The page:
Acoustic Modelling

Speaker Normalization and Adaptation

The aim of speaker normalization and adaptation is to remove the speaker-dependent variations and thus model relevant details in the speech signal more accurate.

Across-Word Modelling

The words of the recognition systems vocabulary are usually modelled as sequences of phonemes given by the so-called pronunciation lexicon. To capture coarticulation effects present in fluent speech, these phonemes are usually modelled dependent on their immediate neighbouring phonemes, their context. Across-word models capture the context dependency of the phonemes not only within the words, which is relatively easy to implement, but also across word boundaries. For high recognition performance across-word models are important.

When across word models are used there are two possibilities to model the word boundaries:

Experiments have shown that the consideration of both cases is crucial for improved recognition performance.

Since the transcription of the training data contains no information on which kind of word transition occurred, this decision has to be made during the training process. Different methods for making this decision were investigated and compared regarding complexity and word error rate performance.

Compared to the baseline within-word model system the application of across-word models resulted in improvements by 7% - 10% relative in word error rate on several corpora.

Pronunciation Modelling

In large vocabulary speech recognition, words are modelled as sequences of usually phonetically motivated sub-word units, compiled in a pronunciation dictionary. Extending the vocabulary requires phonetic transcriptions for all words to be known. Generating these manually is a time-consuming and error prone task. Moreover spontaneous and conversational speech often deviates considerably from the standard pronunciation. This mismatch impairs recognition performance considerably. The goals of this project are to improve the pronunciation models for common words, and to find baseforms for novel words automatically.

We developed a method for determining the optimal (maximum likelihood) pronunciation of a word from acoustic sample utterances. Since unrestricted phoneme recognition on a single utterance has an unacceptably high error rate, our algorithm operates on multiple samples. Our novel search algorithm performs global optimization with respect to all acoustic evidence. Unlike previous work in this field it is able to generate phoneme graphs. Phoneme graphs are an efficient representation of alternative pronunciations and can be used to estimate stochastic pronunciation models. In preliminary experiments on the VERBMOBIL corpus, phoneme error rates below 5% with respect to the standard pronunciation were achieved with 20 sample utterances per word. This is a 90% improvement with respect to the 50% error rate when using only a single utterance per word.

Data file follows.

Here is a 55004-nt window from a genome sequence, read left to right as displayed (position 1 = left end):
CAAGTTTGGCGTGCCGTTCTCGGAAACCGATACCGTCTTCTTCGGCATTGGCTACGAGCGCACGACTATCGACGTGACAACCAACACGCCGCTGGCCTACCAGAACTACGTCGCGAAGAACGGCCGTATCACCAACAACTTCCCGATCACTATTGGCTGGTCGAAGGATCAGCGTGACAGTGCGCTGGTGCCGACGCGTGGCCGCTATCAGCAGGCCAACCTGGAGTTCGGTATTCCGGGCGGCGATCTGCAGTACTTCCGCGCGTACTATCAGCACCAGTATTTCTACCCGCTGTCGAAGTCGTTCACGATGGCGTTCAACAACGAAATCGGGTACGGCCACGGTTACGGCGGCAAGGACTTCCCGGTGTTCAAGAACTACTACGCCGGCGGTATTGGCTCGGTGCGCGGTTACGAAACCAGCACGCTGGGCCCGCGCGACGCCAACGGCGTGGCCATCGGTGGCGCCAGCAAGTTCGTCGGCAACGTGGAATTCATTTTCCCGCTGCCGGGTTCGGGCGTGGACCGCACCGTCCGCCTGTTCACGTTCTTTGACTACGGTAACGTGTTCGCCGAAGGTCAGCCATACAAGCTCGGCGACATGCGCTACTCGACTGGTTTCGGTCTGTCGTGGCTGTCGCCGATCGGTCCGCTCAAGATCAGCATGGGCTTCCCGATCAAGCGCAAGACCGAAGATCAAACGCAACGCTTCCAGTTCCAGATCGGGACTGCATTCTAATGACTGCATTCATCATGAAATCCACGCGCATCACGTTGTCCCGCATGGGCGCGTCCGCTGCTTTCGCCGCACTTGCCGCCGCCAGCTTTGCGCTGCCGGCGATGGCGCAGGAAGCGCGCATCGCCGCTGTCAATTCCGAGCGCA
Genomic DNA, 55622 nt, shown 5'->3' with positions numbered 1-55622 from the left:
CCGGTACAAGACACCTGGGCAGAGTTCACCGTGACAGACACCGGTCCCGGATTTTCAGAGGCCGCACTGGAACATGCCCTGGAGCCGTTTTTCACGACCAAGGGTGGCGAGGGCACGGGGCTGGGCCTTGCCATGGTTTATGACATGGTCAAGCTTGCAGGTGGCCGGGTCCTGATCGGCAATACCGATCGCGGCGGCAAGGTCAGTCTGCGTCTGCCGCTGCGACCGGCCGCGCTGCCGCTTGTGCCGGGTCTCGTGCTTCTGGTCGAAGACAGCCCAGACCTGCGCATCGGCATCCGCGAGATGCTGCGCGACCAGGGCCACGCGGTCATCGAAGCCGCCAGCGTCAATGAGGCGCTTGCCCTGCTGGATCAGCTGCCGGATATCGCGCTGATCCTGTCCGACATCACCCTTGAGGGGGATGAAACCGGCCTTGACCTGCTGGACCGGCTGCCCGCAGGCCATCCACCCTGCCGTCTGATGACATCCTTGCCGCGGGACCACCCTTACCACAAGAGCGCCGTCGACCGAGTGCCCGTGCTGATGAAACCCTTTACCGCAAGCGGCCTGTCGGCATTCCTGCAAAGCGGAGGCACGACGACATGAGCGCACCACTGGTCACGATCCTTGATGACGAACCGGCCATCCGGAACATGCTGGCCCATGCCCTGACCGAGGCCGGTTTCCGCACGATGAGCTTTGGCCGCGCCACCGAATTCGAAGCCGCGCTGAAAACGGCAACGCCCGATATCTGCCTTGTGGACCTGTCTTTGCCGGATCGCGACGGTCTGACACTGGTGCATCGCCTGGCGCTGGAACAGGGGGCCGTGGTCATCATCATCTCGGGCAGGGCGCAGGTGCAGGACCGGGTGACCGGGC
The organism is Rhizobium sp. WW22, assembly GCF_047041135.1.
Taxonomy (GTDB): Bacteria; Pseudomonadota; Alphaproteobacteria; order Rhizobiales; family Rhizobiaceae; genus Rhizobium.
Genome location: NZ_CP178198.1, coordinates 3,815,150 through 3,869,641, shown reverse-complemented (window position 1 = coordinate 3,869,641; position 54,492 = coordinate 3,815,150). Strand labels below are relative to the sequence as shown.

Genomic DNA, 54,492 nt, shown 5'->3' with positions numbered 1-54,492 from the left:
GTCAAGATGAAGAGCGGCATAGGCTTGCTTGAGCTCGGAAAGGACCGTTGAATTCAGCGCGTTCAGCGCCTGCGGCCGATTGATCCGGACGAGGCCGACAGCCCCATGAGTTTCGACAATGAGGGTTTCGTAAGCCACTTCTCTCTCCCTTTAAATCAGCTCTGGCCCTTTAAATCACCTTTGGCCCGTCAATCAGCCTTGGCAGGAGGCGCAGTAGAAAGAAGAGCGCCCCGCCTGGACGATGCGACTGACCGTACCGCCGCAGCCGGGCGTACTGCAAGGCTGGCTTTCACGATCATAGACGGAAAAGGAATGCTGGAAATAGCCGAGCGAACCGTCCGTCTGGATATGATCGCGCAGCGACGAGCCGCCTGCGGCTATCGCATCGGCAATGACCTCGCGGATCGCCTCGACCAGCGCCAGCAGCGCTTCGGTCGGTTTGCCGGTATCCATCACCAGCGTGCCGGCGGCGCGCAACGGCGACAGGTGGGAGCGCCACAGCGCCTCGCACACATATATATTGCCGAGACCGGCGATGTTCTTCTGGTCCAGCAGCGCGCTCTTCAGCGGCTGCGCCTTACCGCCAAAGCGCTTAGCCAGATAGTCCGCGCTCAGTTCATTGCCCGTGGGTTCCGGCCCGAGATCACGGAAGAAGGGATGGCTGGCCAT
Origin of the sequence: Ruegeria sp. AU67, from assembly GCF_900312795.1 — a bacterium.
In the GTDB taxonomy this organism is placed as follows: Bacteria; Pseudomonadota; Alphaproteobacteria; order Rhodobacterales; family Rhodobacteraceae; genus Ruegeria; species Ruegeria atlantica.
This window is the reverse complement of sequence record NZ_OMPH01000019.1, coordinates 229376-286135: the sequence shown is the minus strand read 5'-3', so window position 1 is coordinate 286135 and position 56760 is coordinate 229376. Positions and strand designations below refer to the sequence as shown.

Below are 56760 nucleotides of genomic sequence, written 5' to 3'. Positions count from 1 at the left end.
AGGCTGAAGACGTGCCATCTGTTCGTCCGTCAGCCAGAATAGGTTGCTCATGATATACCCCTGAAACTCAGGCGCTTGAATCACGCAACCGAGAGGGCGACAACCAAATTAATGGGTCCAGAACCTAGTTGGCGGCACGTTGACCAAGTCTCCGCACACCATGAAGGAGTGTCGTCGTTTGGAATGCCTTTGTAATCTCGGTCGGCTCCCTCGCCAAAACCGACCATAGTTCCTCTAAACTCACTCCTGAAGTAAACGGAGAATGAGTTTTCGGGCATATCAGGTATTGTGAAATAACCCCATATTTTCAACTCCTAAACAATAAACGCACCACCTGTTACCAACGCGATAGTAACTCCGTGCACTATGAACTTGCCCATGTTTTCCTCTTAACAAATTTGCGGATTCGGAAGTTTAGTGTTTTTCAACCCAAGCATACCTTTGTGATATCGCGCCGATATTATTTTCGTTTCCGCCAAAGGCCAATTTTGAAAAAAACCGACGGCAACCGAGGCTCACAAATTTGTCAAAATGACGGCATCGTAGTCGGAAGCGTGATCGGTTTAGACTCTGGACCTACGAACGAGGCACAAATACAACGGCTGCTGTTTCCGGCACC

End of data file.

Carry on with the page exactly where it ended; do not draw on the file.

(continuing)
Discriminative Training

The central objective of discriminative training criteria is to consider both class-internal as well as class-external data to train pattern recognition systems in order to improve class separability and therefore recognition performance. In this project, discriminative training criteria were used to train speech and image object recognition applications.

For the purpose of the evaluation of discriminative training criteria, approaches to unify different criteria and the corresponding optimization methods were developed. Furthermore, certain asymptotic properties of several discriminative criteria were proved, which closely relate discriminative criteria to the true Bayes error rate.

In order to further optimize the efficiency of discriminative training for large vocabulary speech recognition applications, methods were developed to speed up and restrict the search for competing word hypotheses on the training data.

Experiments for large vocabulary discriminative training initially were performed on clean read speech only. In order to investigate the robustness of discriminative training criteria, extensive experiments were performed on spontaneous speech tasks. Unfortunately, the improvements on the German VERBMOBIL task were not very high. In the best case the word error rate was reduced from 17.6% for Maximum-Likelihood training down to 17.1% for Maximum-Mutual-Information training.